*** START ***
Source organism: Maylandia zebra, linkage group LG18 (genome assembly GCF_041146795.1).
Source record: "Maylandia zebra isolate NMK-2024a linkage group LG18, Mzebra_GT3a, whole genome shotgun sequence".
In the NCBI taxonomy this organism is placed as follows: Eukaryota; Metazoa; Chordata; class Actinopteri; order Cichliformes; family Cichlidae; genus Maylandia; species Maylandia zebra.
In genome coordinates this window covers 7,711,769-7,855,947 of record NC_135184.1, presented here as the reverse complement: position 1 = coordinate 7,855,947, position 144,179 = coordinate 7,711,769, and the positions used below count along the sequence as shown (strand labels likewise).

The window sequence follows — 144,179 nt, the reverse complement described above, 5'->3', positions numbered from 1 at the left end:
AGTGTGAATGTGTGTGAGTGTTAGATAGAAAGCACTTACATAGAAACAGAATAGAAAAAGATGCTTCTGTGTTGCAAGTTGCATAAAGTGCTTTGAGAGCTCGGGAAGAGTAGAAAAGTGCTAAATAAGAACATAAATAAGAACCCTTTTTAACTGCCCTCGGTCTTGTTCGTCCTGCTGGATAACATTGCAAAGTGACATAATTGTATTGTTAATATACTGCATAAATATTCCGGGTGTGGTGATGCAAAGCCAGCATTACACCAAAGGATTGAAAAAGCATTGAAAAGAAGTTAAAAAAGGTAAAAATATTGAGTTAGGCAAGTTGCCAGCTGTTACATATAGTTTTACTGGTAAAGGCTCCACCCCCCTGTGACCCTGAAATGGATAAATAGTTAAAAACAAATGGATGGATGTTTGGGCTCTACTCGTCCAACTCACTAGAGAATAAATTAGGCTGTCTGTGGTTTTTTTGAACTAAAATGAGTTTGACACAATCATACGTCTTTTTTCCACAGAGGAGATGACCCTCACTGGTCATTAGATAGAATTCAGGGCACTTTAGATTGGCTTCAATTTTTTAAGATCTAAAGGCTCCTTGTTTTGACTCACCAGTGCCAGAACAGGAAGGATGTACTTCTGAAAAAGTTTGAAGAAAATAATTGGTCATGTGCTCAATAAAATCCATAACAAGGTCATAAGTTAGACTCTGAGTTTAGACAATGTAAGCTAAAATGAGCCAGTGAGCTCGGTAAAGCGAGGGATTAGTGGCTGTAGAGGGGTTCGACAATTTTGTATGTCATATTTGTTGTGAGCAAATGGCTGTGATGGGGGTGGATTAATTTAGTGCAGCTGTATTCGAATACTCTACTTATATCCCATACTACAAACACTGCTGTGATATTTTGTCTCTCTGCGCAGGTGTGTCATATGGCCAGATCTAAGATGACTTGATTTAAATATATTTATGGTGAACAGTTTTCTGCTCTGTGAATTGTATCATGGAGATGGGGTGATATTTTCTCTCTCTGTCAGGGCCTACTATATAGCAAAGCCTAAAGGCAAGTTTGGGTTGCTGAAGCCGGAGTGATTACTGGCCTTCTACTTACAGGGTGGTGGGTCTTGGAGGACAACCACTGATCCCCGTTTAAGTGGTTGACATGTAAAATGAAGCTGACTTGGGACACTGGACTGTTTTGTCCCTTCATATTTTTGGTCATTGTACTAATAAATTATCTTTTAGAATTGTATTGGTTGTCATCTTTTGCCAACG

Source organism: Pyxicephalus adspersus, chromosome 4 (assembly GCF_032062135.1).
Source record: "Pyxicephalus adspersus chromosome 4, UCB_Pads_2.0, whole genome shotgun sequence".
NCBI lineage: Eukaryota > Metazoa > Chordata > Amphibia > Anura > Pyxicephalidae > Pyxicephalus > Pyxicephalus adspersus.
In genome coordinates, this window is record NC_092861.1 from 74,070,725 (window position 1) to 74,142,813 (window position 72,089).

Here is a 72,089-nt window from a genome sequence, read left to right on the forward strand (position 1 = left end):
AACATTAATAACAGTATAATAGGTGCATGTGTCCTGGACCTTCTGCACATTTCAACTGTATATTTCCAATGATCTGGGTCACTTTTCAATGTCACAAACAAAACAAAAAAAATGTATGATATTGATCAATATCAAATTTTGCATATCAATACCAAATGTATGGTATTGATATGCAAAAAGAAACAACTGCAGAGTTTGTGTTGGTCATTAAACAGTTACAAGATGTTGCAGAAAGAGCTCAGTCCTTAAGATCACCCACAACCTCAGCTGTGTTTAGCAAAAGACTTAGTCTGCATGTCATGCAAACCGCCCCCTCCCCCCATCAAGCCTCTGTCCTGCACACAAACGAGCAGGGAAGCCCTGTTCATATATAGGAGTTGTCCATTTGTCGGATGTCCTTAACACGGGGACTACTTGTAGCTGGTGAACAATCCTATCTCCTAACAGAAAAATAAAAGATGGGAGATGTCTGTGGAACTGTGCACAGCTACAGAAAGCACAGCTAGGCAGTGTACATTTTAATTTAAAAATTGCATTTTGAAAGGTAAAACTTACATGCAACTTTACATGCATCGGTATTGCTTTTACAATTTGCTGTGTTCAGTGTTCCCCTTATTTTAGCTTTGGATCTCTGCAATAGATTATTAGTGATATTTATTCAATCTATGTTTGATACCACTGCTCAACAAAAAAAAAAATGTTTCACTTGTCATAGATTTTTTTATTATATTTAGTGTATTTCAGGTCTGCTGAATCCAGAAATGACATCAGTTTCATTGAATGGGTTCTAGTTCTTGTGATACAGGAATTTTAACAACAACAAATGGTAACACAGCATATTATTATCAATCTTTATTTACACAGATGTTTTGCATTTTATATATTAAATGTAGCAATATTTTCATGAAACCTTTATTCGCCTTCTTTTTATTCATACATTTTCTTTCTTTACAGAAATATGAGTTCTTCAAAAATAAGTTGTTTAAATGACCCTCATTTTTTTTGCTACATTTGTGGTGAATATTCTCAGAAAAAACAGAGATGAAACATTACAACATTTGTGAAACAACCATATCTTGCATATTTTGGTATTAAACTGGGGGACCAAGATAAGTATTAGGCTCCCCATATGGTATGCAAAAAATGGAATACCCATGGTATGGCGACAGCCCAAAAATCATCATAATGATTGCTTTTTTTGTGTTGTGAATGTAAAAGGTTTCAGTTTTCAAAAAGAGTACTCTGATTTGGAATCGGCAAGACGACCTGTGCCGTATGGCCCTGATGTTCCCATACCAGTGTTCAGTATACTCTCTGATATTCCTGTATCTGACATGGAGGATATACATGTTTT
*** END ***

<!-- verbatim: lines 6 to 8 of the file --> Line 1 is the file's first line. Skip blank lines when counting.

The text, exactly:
AGTGTGAATGTGTGTGAGTGTTAGATAGAAAGCACTTACATAGAAACAGAATAGAAAAAGATGCTTCTGTGTTGCAAGTTGCATAAAGTGCTTTGAGAGCTCGGGAAGAGTAGAAAAGTGCTAAATAAGAACATAAATAAGAACCCTTTTTAACTGCCCTCGGTCTTGTTCGTCCTGCTGGATAACATTGCAAAGTGACATAATTGTATTGTTAATATACTGCATAAATATTCCGGGTGTGGTGATGCAAAGCCAGCATTACACCAAAGGATTGAAAAAGCATTGAAAAGAAGTTAAAAAAGGTAAAAATATTGAGTTAGGCAAGTTGCCAGCTGTTACATATAGTTTTACTGGTAAAGGCTCCACCCCCCTGTGACCCTGAAATGGATAAATAGTTAAAAACAAATGGATGGATGTTTGGGCTCTACTCGTCCAACTCACTAGAGAATAAATTAGGCTGTCTGTGGTTTTTTTGAACTAAAATGAGTTTGACACAATCATACGTCTTTTTTCCACAGAGGAGATGACCCTCACTGGTCATTAGATAGAATTCAGGGCACTTTAGATTGGCTTCAATTTTTTAAGATCTAAAGGCTCCTTGTTTTGACTCACCAGTGCCAGAACAGGAAGGATGTACTTCTGAAAAAGTTTGAAGAAAATAATTGGTCATGTGCTCAATAAAATCCATAACAAGGTCATAAGTTAGACTCTGAGTTTAGACAATGTAAGCTAAAATGAGCCAGTGAGCTCGGTAAAGCGAGGGATTAGTGGCTGTAGAGGGGTTCGACAATTTTGTATGTCATATTTGTTGTGAGCAAATGGCTGTGATGGGGGTGGATTAATTTAGTGCAGCTGTATTCGAATACTCTACTTATATCCCATACTACAAACACTGCTGTGATATTTTGTCTCTCTGCGCAGGTGTGTCATATGGCCAGATCTAAGATGACTTGATTTAAATATATTTATGGTGAACAGTTTTCTGCTCTGTGAATTGTATCATGGAGATGGGGTGATATTTTCTCTCTCTGTCAGGGCCTACTATATAGCAAAGCCTAAAGGCAAGTTTGGGTTGCTGAAGCCGGAGTGATTACTGGCCTTCTACTTACAGGGTGGTGGGTCTTGGAGGACAACCACTGATCCCCGTTTAAGTGGTTGACATGTAAAATGAAGCTGACTTGGGACACTGGACTGTTTTGTCCCTTCATATTTTTGGTCATTGTACTAATAAATTATCTTTTAGAATTGTATTGGTTGTCATCTTTTGCCAACG

Source organism: Pyxicephalus adspersus, chromosome 4 (assembly GCF_032062135.1).
Source record: "Pyxicephalus adspersus chromosome 4, UCB_Pads_2.0, whole genome shotgun sequence".